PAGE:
Futurists keep warning us about an imminent, unprecedented era of accelerated social change. Unfortunately, this big-change sensationalism also pervades commentary on higher education, and it brings with it the notion that schools must rapidly adpat to survive. We offer a warning about these warnings.
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We learn the great term “new collar jobs” and cover topics ranging from Chinese spies to Catholic excellence in basketball!
The thief had been at the honor system orientation like the rest of us, but evidently the ceremony had not taken effect with this young man, who was expelled. I wondered then, and I wonder now, if personal honor is something which can be instilled via school policy.
Like a latter-day Thelma and Louise facing a cliff of financial apocalypse, Democrats and Republicans have held hands, abandoned caution and gunned the nation’s T-bird forward with pedal-to-the-metal spending. Now the citizens in the backseat are only left to wonder how far the flagging desert winds will carry us before we meet the canyon floor.
Today’s news finds several universities which are offering creative and practical new courses. There’s good news in construction and manufacturing, though we also note the uptick in college merger and layoff activity. And, we learn the University of Arizona is watching students’ use of ID cards very closely.
Like Americans, the British suffer from familiar education problems such as massive student debt, institutional budget cuts, and skills gaps between employers’ needs and students’ qualifications. Unlike Americans, the British commonly address these problems through apprenticeships. In honor of the UK’s National Apprenticeship Week, we spoke with England’s “Apprentice Finder,” Adrian Bird, to learn more about the success of these programs.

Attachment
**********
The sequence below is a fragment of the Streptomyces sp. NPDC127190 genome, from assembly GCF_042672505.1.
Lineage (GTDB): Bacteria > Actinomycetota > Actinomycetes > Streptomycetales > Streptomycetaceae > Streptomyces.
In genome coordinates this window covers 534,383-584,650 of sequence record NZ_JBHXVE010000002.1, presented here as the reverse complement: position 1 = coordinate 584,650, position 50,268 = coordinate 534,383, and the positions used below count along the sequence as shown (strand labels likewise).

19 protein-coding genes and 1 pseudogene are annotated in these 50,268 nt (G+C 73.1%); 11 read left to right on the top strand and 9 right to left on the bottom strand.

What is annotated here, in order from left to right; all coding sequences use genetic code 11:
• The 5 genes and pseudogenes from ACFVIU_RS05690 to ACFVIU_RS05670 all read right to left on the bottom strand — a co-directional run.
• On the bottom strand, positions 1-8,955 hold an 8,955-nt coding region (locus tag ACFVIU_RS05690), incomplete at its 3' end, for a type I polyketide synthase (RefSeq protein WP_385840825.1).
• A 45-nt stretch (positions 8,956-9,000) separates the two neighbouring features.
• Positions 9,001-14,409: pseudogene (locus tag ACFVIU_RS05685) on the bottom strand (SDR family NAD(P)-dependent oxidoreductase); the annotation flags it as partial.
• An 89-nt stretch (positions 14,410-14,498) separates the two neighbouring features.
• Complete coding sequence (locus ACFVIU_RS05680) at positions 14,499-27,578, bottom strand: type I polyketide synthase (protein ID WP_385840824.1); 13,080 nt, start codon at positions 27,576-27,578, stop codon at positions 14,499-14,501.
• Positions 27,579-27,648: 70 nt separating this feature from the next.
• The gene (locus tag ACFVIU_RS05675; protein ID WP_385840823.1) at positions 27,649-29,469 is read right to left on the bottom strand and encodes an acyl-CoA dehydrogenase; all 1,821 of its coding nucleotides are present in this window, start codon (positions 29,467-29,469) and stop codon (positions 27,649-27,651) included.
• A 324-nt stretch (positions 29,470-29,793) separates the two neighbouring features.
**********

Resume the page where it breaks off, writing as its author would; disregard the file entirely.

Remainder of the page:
The jobs report provides another sign of a strong economy, but we nevertheless wonder about the significance of a couple of small-college canaries within the higher ed coalmine. Also: where does your state rank in the list of “Best States for Higher Education?”
In the midst of a cultural climate which is increasingly critical of higher education and particularly anti-spiritual, can Christian colleges and universities provide models for study of “the best that has been thought and said?” Speakers at a recent Trinity Forum event offered aspirational answers.
Today’s news can only lead to the conclusion that it’s an especially good time to be college-aged: opportunities for free and/or remote education abound. And for those who seek the “Not Degree” route, unemployment figures continue to set record lows. If that’s not enough, you also have access to lots of “Grocerants!”
Conflict arises between faculty and administration at the University of Tennessee as tenure may now have “a different meaning.”